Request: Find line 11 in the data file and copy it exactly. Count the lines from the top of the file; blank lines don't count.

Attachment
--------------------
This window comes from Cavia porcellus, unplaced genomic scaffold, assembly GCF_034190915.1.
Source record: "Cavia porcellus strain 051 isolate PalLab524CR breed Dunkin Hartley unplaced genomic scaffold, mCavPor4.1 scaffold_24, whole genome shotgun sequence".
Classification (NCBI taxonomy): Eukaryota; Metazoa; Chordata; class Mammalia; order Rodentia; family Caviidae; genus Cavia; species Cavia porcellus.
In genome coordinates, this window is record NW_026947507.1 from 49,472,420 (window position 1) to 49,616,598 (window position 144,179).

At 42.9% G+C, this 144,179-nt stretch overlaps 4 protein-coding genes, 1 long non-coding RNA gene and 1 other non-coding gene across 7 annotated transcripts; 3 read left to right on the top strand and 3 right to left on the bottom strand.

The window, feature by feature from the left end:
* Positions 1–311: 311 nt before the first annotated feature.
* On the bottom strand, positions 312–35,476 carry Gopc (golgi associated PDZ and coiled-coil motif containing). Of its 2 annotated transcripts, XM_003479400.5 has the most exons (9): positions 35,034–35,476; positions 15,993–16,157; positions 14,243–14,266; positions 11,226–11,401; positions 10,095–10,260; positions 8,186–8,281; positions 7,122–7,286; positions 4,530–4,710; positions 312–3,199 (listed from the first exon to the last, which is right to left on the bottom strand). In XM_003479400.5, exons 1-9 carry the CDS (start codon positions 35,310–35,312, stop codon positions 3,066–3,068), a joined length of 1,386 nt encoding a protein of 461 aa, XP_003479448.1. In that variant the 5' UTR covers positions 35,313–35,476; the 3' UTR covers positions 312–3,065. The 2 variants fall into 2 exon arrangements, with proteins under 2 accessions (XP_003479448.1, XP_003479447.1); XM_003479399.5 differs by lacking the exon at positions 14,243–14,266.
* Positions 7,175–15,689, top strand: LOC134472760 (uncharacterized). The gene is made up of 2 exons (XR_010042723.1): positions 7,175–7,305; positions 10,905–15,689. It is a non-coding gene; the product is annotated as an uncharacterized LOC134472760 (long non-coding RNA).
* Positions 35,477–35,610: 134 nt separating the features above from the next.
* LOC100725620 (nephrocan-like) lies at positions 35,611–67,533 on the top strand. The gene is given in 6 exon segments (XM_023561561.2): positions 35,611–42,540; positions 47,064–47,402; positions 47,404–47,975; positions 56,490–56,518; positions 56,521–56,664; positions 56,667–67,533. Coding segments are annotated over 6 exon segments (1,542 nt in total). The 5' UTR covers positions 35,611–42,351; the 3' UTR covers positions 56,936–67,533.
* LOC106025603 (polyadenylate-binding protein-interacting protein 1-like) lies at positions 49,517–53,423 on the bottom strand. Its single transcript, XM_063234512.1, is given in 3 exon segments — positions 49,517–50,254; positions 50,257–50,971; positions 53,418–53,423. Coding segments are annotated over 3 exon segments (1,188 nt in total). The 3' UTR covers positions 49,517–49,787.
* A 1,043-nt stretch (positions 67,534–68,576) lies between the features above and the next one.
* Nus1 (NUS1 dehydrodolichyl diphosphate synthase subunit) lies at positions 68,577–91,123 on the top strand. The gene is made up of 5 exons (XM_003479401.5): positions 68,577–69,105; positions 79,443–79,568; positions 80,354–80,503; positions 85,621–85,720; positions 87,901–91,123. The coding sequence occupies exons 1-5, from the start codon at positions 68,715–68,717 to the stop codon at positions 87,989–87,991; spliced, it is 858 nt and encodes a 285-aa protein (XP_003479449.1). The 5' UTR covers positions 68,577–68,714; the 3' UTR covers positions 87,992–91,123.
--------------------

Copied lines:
* LOC100725620 (nephrocan-like) lies at positions 35,611–67,533 on the top strand. The gene is given in 6 exon segments (XM_023561561.2): positions 35,611–42,540; positions 47,064–47,402; positions 47,404–47,975; positions 56,490–56,518; positions 56,521–56,664; positions 56,667–67,533. Coding segments are annotated over 6 exon segments (1,542 nt in total). The 5' UTR covers positions 35,611–42,351; the 3' UTR covers positions 56,936–67,533.